Pasadena Playhouse is throwing a beach party and you’re invited to share the stage with the players as the audaciously talented young Chicago troupe known as The Hypocrites treat L.A. audiences to the fun-in-the-sun extravaganza that is their take on Gilbert & Sullivan’s Pirates Of Penzance.

The tale that has taken these Midwest players Hypocrite-crossing the country since their Pirates made its 2010 Chi-town debut has been delighting the world for nearly a hundred-forty years, but never quite like this.

Young Freddy (Doug Pawlik), having spent most of his life apprenticed to a Pirate King (Shawn Pfautsch) and his band of buccaneers, learns to his dismay that had it not been for his nursemaid Ruth’s (Dana Omar) unfortunate hearing impairment, he ought by rights to have been trained, not as a pirate, but as a ship’s pilot (accent on the ”l”).

 Fortunately for Freddy, this apprenticeship will end on his 21st birthday, thereby allowing the young pirate’s thoughts to turn to from thievery to love, though since the only woman he’s ever seen is the ever so matronly Ruth, it’s not until he spots Major General Stanley’s (Matt Kahler) four comely daughters that it occurs to him there are younger, more beauteous maidens to choose from, and since youngest daughter Mabel (Omar again) is more than willing to wed the handsome Freddy, the betrothed couple have only to wait till the 20-year-old turns 21 and is at long last free.

There’s just one hitch.

Since his 2-29 birthday falls but once every four years, and since his indenture specifies he remain a junior pirate till his 21st birthday, freedom won’t be Freddy’s till he turns eighty-four.

 Familiar as this tale may be to Gilbert & Sullivan fans (or to movie buffs who’ve caught the 1983 Rex Smith-Kevin Kline-Linda Rondstadt flick), it’s a sure bet none of them have seen Pirates Of Penzance reimagined Hypocrites-style.

Let’s start with a scenic design set up smack dab upon the Pasadena Playhouse stage and extending out over where the audience would normally sit.

Though reserved-seat ticket holders will find themselves permanently situated on all four sides of Tom Burch’s colorful seaside resort, an under-$30 general ticket will let you plop down atop any number of rainbow-hued benches or picnic coolers, inside plastic wading pools, or high up on the pier, that is until a cast member taps you on the shoulder and sends you seeking an empty spot elsewhere because for the next minute or two or three, where you were seated is where the action will be.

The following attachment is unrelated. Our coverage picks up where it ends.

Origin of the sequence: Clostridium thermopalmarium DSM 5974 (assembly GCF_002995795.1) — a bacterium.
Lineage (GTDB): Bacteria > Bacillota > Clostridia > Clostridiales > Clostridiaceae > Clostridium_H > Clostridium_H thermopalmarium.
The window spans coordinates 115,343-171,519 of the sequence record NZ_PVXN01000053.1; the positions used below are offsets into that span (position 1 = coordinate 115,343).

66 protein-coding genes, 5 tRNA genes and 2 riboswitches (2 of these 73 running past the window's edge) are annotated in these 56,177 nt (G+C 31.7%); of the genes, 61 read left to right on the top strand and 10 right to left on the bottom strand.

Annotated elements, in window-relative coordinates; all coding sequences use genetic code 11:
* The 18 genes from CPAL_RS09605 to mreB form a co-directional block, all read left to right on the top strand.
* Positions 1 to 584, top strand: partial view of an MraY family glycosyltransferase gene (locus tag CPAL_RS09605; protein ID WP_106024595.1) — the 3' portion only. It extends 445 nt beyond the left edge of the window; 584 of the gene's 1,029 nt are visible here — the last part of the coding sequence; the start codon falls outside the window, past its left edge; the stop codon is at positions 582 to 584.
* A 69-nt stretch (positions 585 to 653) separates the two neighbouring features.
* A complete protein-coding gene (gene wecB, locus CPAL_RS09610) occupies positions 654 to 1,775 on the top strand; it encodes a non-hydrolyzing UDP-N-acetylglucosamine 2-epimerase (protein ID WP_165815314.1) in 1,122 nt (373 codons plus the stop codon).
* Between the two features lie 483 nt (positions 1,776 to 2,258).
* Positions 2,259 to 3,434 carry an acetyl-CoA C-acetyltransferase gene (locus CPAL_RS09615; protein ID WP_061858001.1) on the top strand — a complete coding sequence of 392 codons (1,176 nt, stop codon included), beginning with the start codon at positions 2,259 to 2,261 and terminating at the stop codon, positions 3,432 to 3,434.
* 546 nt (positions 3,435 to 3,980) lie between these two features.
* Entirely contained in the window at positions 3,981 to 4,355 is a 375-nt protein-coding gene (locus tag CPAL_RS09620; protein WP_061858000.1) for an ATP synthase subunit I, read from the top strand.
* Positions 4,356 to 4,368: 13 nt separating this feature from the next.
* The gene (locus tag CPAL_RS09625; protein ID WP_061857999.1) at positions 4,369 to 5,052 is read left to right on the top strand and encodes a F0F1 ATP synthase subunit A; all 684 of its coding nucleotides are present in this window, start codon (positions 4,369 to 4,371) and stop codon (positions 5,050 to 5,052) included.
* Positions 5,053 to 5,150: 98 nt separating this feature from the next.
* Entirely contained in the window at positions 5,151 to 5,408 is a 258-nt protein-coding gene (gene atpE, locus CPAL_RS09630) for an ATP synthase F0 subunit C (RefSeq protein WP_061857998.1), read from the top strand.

And then there are the players, ten Chicagoans who prove themselves the very definition of quadruple-threat, not only acting, singing, and dancing up an ocean storm (the latter thanks to whiz choreographer Katie Spelman) but performing the entire score themselves on accordion, banjo, clarinet, flute, guitar, and ukulele under Andra Velis Simon’s expert musical direction.

 Oh, and did I mention the thatch-roofed onstage bar where audience members can order their favorite tropical drink to imbibe before or during the show, or that Gilbert And Sullivan get a bit of help from the Beach Boys, Survivor, and Kelis, or that the eighty-minute production includes a precisely-timed single-minute intermission?

Admittedly, those unfamiliar with anything other than the show’s title may find themselves at a loss to know what’s going on plotwise, but this Pirates Of Penzance is all about the experience, not the storyline, and under Sean Graney’s supremely imaginative direction, what an infectiously joyous experience it is.

 Paulik’s dashing, charming Freddy anchors the production (no nautical pun intended).

Pfautsch’s swashbuckling Pirate King and Kahler’s nimble-tongued Major General (“I’m very well acquainted too with matters mathematical, I understand equations, both the simple and quadratical”) lend dynamic support, doubling respectively as King’s Lieutenant Samuel and as a police sergeant whose underlings would do Mack Sennett proud.

 Omar delights comedically as the foghorn-voiced Ruth and dazzles vocally as the high-soprano-note-hitting Mabel, as the equally multi-gifted Mario Aivazian, Eduardo Xavier Curley-Carillo, Amanda Raquel Martinez, Tina Muñoz-Pandya, Leslie Ann Sheppard, and Lauren Vogel portray assorted tutu-sporting Daughters, Pirates in tank tops and Bermudas, and mustachioed Cops, their costumes the creations of designer Alison Siple.

 Heather Gilbert’s lighting is vibrant as all get-out, highlighted by festival bulbs up above and tiki lamps down below; properties designer Maria DeFabo Akin merits her own props for more beachballs, sunglasses, and rubber duckies than I could possibly count; and at the performance reviewed Kevin O’Donnell’s sound design went off almost without a hitch.

Miranda Anderson is stage manager and Nikki Hyde is assistant stage manager. Joe Witt is general manager, Chris Cook is production manager, and Brad Enlow is technical director.

Unlike just about anything I’ve ever seen, Pirates Of Penzance more than merits its visitor’s spot on the Pasadena Playhouse lineup. Not only that, but since The Mikado and HMS Pinafore also form part of the Hypocrites’ G&S repertoire, I for one would be more than happy to see them invited back next year and the one after for more madness, merriment, and music like they do it in The Chi.

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Pasadena Playhouse, 39 South El Molino Ave., Pasadena.

–Steven Stanley
January 31, 2018
Photos: Jenny Graham


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